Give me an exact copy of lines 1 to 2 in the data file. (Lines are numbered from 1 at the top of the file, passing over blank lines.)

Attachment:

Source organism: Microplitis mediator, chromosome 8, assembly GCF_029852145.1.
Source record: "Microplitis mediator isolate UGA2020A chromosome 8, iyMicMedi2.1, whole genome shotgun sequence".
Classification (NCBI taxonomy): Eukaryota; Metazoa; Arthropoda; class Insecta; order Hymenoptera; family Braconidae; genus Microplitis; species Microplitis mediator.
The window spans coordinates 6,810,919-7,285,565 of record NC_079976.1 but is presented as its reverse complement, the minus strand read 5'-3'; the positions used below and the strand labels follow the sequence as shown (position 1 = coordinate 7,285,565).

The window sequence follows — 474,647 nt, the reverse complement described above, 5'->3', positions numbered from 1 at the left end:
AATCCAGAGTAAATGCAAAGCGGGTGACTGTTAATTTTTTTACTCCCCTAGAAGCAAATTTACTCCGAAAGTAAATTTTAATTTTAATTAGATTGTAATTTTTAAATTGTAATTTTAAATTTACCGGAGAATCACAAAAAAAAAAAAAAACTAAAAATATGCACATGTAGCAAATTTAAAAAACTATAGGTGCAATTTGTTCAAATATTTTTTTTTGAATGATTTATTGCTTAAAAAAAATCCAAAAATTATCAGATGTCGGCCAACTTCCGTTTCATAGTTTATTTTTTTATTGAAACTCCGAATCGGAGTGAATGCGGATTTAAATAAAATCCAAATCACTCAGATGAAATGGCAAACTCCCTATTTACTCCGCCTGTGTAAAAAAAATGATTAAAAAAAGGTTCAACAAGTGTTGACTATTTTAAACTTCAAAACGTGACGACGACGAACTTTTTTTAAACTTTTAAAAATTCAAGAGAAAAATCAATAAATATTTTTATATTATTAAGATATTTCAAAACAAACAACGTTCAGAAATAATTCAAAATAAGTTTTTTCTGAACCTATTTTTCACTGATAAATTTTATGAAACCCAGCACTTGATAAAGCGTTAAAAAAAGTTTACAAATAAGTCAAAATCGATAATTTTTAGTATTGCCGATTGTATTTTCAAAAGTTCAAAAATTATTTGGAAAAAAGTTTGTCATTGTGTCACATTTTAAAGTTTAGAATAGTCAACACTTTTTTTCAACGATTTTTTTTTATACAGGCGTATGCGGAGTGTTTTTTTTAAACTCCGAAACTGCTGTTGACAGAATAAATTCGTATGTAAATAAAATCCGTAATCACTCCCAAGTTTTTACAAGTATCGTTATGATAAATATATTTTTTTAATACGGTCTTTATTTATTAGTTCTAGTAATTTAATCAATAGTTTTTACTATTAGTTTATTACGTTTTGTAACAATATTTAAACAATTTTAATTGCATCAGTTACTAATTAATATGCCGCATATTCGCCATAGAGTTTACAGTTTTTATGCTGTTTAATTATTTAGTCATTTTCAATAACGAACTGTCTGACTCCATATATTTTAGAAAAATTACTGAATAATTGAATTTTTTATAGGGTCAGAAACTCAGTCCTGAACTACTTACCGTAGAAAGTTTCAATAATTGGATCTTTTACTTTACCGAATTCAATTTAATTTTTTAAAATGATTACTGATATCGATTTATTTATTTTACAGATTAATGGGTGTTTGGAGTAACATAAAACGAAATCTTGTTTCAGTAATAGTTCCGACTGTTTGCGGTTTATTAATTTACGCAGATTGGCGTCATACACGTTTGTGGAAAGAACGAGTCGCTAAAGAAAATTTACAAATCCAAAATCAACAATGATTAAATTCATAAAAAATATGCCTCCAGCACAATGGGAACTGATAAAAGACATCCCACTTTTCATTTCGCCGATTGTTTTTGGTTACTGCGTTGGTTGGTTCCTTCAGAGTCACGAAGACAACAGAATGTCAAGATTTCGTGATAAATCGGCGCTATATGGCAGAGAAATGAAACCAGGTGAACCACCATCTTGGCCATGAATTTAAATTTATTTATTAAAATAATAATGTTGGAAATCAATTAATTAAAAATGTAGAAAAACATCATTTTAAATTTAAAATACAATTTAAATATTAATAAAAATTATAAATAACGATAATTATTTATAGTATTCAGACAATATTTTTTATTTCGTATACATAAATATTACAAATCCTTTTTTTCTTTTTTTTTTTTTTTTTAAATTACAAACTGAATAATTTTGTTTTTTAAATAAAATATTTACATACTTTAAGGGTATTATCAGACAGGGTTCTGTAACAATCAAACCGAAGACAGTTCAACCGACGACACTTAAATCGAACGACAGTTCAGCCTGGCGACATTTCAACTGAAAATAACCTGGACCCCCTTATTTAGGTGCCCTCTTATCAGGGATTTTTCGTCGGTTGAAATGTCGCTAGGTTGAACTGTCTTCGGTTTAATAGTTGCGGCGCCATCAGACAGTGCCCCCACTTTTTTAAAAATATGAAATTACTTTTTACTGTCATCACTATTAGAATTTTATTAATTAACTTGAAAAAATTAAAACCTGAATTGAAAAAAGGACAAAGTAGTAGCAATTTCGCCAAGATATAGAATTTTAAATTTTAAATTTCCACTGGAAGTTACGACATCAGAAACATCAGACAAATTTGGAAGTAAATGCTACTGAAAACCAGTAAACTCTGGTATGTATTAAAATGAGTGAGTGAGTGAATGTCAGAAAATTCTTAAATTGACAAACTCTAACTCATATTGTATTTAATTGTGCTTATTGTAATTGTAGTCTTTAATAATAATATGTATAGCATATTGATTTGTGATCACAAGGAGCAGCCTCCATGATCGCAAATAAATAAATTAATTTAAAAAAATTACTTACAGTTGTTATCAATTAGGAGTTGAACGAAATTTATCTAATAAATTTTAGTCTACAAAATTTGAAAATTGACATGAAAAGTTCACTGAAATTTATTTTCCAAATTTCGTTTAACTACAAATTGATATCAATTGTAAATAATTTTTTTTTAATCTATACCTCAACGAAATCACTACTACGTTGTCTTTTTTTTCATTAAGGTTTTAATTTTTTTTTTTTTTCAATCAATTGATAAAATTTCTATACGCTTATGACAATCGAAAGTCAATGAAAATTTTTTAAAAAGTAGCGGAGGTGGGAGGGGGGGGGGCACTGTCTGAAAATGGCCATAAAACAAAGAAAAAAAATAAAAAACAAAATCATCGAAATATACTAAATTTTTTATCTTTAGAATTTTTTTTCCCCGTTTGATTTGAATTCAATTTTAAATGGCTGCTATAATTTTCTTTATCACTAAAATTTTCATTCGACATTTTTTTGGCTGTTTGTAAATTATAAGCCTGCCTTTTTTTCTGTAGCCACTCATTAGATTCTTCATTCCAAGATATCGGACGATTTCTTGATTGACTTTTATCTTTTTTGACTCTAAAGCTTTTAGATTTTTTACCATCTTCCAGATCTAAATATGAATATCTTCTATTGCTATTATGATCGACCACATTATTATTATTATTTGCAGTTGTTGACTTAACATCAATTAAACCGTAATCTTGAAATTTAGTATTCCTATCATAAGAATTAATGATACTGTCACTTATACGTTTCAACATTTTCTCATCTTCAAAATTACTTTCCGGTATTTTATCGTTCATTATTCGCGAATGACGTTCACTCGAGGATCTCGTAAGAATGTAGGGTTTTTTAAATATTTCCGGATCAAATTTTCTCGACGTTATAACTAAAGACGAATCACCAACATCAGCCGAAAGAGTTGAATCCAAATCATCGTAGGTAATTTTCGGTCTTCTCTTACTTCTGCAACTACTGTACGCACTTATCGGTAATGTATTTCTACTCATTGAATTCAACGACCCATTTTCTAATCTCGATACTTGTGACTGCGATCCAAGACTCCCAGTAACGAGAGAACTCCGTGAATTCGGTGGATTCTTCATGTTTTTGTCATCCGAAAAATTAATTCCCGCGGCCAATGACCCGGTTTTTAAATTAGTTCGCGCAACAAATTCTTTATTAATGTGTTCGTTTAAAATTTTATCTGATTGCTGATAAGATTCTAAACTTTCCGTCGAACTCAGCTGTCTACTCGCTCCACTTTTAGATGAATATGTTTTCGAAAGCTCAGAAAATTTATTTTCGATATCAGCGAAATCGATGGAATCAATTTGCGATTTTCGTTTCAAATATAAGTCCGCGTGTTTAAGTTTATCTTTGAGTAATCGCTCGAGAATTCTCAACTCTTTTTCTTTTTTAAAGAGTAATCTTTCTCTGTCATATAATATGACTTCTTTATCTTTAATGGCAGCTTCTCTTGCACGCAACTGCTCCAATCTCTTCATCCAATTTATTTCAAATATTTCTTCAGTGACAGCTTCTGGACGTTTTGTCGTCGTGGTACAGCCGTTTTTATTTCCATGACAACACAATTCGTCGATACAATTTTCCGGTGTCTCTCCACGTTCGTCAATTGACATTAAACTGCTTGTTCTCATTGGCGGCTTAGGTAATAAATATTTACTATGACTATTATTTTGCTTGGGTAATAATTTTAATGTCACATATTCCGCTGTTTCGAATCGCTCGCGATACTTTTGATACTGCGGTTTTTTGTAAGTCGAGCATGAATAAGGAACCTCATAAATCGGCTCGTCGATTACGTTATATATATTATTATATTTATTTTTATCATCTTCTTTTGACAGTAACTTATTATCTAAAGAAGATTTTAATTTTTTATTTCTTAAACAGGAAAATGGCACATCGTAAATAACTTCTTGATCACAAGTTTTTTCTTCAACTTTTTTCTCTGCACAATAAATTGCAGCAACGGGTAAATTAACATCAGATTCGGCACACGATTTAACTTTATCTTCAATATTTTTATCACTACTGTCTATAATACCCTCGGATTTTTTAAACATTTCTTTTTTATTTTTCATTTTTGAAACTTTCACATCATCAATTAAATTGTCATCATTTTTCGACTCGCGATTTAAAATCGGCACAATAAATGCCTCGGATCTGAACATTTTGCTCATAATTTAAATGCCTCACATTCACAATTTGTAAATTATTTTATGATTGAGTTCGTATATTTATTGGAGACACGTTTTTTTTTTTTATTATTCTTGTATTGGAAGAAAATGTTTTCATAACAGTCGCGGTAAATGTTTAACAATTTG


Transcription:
Source organism: Microplitis mediator, chromosome 8, assembly GCF_029852145.1.
Source record: "Microplitis mediator isolate UGA2020A chromosome 8, iyMicMedi2.1, whole genome shotgun sequence".